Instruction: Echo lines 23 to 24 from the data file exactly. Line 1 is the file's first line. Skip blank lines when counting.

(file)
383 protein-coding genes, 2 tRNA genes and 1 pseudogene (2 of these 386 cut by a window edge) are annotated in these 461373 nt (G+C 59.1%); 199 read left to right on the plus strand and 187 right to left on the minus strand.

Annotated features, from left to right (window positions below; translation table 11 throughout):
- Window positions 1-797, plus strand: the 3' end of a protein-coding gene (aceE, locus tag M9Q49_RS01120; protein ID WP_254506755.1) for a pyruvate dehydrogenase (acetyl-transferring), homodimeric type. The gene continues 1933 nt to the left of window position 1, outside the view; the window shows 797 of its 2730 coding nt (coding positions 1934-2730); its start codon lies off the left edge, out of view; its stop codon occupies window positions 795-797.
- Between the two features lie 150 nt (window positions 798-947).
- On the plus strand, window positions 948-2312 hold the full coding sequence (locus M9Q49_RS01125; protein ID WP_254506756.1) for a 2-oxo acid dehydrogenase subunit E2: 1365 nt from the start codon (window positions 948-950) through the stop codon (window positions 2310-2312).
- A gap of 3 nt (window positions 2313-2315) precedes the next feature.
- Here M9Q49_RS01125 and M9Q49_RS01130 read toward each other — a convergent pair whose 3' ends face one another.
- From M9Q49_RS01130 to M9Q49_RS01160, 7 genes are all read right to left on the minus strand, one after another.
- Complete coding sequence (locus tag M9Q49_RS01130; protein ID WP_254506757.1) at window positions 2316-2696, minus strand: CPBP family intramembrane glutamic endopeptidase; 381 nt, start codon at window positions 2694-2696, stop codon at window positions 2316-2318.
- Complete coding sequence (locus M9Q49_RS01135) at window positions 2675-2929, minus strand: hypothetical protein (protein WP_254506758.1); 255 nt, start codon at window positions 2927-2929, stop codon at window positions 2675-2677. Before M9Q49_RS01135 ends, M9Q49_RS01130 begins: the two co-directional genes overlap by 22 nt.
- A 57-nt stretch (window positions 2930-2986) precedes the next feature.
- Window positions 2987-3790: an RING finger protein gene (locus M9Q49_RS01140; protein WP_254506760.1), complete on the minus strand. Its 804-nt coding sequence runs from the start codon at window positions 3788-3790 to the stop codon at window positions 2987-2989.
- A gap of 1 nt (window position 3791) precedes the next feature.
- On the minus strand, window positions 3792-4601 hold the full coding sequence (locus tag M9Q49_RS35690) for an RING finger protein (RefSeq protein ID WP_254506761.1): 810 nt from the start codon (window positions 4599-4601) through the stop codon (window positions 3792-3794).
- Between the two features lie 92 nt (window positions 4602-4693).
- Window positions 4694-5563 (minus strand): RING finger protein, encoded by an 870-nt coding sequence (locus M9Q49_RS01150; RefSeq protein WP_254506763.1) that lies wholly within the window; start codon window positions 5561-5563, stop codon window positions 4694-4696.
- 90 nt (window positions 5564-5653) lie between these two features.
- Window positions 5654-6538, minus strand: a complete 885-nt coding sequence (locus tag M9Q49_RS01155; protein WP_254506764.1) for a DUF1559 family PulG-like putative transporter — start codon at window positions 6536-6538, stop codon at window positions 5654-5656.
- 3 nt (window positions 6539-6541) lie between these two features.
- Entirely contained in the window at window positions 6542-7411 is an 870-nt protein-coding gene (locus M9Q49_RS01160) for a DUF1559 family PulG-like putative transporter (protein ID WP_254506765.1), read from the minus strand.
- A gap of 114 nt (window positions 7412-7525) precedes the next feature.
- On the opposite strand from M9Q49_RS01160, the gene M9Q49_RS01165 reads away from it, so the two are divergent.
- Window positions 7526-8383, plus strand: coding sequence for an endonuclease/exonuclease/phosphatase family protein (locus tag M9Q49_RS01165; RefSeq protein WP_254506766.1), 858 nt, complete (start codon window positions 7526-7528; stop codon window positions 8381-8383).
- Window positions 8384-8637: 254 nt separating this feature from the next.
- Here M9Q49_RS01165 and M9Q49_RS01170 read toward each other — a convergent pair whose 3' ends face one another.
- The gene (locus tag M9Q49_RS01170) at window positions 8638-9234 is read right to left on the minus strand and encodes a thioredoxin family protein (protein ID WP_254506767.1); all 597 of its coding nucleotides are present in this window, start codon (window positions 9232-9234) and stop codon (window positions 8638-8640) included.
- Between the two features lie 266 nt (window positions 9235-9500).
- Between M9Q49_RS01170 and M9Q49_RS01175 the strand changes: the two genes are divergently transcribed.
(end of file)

- Window positions 7526-8383, plus strand: coding sequence for an endonuclease/exonuclease/phosphatase family protein (locus tag M9Q49_RS01165; RefSeq protein WP_254506766.1), 858 nt, complete (start codon window positions 7526-7528; stop codon window positions 8381-8383).
- Window positions 8384-8637: 254 nt separating this feature from the next.